Context and Culture
May 9th, 2012
Site Specific Art
Viktor Cebergs is what he calls a public sculptor. He says that many of his jobs begin as one thing and end up as something different. This is mainly because he does consultative works for councils, governments, large corporations and educational groups where there are usually OHS, permit and committee issues.
Viktor studied at RMIT and began as a painter drifting into sculpture with some simple pieces at the end of his course. This has led to a good career that brings in a decent income for him and his family.
Viktor calls his artworks site responsive, he likes to match his pieces to the surroundings often using materials that are from the site or close by. Many of his pieces use Cyprus pine as there is a lot of it around having been used in the past by farmers for windbreaks. He also uses left over pylons as these also have wood that takes weathering well. For a couple of pieces Viktor found the ideal metal at a local business and was able to mould them to the perfect shape for the project.
For much of his work he applies for tenders or applies for works that are advertised for submissions. He does some performance or ephemeral works, one of which was set alight as part of the “performance” part because everything was to be cleared up and removed when finished. For this piece and for quite a few others Viktor enjoys collaborating with other artists. Many of these are larger jobs and he calls in the expertise of people in various fields that he feels he can not complete himself.
He uses such things as powder coated stool piping and laser cut metal sheeting especially for his weather vanes. For several years he has been involved with the ice motel in Sweden. This unique idea has been copied in other places in the world since it first took off. It involves several artists, electricians, engineers and others getting together every year during the coldest part of the year to cut blocks of ice from the frozen river, create blocks of snow and then built rooms, furniture and fittings for motels rooms and foyer and bar out of nothing but ice and snow with some spectacular lighting effects using LED lights of all colours. The creativity in these rooms has to be seen to be believed. There are pictures on the web and I really recommend that they should be given a look. These projects are paid for by the government who see them as good investments for creating interest and tourism to their countries.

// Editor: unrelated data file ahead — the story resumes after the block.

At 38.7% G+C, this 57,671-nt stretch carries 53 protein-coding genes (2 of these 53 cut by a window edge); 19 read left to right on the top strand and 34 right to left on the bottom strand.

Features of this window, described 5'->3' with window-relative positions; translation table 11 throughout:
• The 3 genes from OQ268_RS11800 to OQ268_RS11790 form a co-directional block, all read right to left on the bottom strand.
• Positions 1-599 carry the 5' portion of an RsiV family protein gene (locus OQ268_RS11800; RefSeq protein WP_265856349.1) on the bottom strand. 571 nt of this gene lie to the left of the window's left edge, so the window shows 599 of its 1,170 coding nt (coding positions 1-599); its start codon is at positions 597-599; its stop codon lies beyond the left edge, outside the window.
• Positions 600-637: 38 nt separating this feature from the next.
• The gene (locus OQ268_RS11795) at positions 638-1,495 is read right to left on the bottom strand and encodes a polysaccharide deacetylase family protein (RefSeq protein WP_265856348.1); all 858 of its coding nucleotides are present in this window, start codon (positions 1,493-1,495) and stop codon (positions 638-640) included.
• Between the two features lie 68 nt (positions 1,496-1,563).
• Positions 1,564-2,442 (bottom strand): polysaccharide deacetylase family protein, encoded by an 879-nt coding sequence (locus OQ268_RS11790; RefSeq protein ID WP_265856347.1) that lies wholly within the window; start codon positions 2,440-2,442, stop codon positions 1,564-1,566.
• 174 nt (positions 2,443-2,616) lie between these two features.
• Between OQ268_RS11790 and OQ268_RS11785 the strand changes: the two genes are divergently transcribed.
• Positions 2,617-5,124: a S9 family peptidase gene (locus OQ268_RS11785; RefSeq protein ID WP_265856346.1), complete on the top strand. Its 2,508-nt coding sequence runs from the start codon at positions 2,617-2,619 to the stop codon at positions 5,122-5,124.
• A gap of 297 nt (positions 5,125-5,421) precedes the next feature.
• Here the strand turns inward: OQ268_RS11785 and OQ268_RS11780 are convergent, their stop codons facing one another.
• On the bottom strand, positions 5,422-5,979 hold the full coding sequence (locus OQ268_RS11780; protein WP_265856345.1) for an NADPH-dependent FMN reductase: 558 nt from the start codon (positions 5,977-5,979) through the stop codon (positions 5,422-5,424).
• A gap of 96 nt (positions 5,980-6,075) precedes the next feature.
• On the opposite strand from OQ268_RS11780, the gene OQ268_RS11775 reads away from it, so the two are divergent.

Viktor has also, through travelling and constant networking, worked on jobs in Japan, The USA, Canada and all over Australia. The larger site works have provided an opportunity to travel and meet people as well as creating some amazing large artworks for everyone to see.
As he runs a business (the name of this story is in fact the name of his business) Viktor came across as a savvy but creative artist and businessman. He said that no matter what type of work it is he tries to accept a contract. He has spent a lot of his time and money setting up tools and materials to ensure that he is equipped for most jobs and knows how and where to hire anything else he may need.
He has accepted jobs for things he was not specifically trained for but his university degree gave him a great basis to build on and he keeps learning, networking and going to symposiums to keep fresh and find out new trends. As he knows a lot about the legal issues involved with public art pieces and any engineering that has to be done in a public space this has opened doors for him as well. Even if it was just designing some fairly simple signage and getting the lettering done, Viktor’s training and experience have enabled him to do the job extremely well, still obeying OHS and other legal requirements – and with a happy client.
I really enjoyed listening to Viktor. He had great business savvy and didn’t have his head in the clouds. His business is built up by training, networking and learning how to use the established tendering system as well as create contacts and getting his name known. I understood the processes he talked about for public art as I worked for a sign company for over three years and we had to prepare all the paperwork and drawings for permits etc for government and councils. I know it can take months before work begins and the initial design may go through several revisions so you can’t be precious about your work. You also have to learn to work with lots of very different sorts of people and know when to outsource.
This isn’t the “warm and fuzzy” or very “out there” side of art, it may not be breaking any new horizons in the art world in a great degree that will end up in fine art books for the next hundred years but it is creative and it is a good business. It is also information that I am keen to learn about.